We’re all waiting for the next school facilities master plan or the next development proposal for the north end or the brew pub or the return of a village cinema but often it’s these smaller actions (like enabling our volunteer committees to do their jobs) that have a greater and lasting impact.
If you agree with this simple proposal and/or you think Youth Services and Human Services should remain separate committees, I urge you to come to the Town Council meeting on Tuesday, June 11 and be heard.
By Diane Visconti
(former Cheshire Democratic Town Councilor)
I have read the Mueller Report and here is my take.
On Page 10 it states "The investigation did not always yield admissible information or testimony"
and it goes on to explain that "some invoked fifth amendment,” sometimes the testimony was "false or incomplete,” some involved with the Trump campaign "deleted relevant communications" or used encryption; "this Office cannot rule out the possibility that the unavailable information would shed additional light on the events."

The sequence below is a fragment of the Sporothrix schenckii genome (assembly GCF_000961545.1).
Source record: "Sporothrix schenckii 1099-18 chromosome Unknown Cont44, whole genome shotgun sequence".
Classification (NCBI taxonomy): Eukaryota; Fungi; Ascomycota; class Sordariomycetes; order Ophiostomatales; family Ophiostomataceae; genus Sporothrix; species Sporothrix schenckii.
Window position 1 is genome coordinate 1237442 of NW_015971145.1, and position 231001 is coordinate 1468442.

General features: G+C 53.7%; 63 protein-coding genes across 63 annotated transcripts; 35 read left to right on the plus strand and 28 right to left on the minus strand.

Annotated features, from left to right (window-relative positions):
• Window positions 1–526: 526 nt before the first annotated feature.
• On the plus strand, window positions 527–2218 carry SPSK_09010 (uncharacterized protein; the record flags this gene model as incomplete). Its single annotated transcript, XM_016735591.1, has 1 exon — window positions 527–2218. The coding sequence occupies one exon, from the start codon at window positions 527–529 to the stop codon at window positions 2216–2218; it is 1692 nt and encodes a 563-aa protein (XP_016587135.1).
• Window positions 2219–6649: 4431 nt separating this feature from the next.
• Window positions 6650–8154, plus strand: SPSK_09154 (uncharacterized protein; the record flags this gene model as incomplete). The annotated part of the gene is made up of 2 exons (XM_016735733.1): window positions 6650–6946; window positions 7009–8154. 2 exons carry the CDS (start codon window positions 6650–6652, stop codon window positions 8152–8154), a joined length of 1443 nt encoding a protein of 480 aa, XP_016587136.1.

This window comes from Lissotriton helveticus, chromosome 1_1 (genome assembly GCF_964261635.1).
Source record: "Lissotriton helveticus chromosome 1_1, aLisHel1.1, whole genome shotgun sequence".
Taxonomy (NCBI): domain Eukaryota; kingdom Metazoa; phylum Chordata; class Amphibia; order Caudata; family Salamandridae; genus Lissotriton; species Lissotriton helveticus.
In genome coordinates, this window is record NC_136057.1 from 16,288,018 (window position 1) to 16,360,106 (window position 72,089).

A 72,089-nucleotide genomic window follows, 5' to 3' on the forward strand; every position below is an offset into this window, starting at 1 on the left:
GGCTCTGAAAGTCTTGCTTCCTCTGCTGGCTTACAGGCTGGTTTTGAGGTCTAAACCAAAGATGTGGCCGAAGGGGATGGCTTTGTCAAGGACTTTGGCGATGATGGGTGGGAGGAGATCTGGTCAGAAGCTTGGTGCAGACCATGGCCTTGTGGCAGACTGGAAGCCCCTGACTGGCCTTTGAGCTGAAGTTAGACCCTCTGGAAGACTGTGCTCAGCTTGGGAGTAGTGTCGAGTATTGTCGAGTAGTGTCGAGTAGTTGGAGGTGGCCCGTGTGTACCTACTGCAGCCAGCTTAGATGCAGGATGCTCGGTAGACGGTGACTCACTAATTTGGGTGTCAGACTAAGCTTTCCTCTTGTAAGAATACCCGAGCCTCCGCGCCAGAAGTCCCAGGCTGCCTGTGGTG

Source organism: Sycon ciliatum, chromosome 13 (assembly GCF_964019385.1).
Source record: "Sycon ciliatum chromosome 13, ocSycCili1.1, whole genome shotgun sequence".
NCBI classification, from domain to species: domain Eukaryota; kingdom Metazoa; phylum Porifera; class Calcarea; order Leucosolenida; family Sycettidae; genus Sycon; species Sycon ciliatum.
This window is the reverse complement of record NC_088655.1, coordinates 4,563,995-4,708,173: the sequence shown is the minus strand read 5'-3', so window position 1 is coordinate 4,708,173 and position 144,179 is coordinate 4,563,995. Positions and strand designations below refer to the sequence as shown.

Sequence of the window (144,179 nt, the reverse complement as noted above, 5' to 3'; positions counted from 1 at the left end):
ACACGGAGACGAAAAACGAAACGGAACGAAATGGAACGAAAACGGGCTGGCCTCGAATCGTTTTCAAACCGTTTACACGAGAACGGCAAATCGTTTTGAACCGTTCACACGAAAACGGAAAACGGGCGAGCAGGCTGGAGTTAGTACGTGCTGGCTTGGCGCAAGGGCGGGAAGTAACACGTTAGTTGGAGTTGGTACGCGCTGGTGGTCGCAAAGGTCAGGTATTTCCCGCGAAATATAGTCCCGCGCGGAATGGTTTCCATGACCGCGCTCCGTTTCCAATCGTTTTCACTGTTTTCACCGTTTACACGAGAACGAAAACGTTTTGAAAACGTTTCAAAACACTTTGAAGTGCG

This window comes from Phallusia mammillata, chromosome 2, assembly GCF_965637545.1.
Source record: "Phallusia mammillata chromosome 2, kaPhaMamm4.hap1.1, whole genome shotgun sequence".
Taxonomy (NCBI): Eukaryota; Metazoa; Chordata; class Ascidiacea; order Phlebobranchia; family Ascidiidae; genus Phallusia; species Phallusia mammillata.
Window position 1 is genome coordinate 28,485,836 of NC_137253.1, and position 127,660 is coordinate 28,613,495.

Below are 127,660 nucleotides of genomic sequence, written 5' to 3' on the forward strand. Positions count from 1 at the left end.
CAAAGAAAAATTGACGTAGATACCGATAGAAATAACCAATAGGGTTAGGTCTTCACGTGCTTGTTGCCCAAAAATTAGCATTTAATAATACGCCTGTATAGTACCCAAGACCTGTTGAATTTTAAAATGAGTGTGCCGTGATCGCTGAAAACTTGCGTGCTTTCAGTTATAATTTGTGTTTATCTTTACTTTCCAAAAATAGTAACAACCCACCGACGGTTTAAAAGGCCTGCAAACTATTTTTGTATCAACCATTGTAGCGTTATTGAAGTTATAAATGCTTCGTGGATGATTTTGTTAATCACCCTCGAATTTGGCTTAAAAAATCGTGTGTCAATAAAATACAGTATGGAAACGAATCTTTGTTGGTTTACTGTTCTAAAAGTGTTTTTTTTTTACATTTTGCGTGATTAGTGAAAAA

My comment on Page 10: Whoa! False testimony! Using encryption! Deleting communications! It doesn't sound innocent to me!
Page 15 states "Our best estimate is that approximately 126 million people may have been served content from a page associated with the IRA" (the Russians).
My comment on Page 15: Holy Moly! That must have made an impact!
Page 83 states "If one day God lets this liar enter the White House as a president --that day would be a real national tragedy." (speaking of Hilary Clinton).
My comment on Page 83: This was a Russian Facebook post. Doesn't sound very Russian, does it?
Page 91 states "In total, Trump Campaign affiliates promoted dozens of tweets, posts and their content created by the IRA."
My comment on Page 91: They (Trump Campaign) either didn't know or didn't care or they did know and approved what they were re-posting.
Our Op-Ed Policy:
The Cheshire Democratic Town Committee has created this op-ed page as an effort to give all Cheshire Democrats and Cheshire Democratic-leaning Unaffiliated voters a platform to express their political opinions.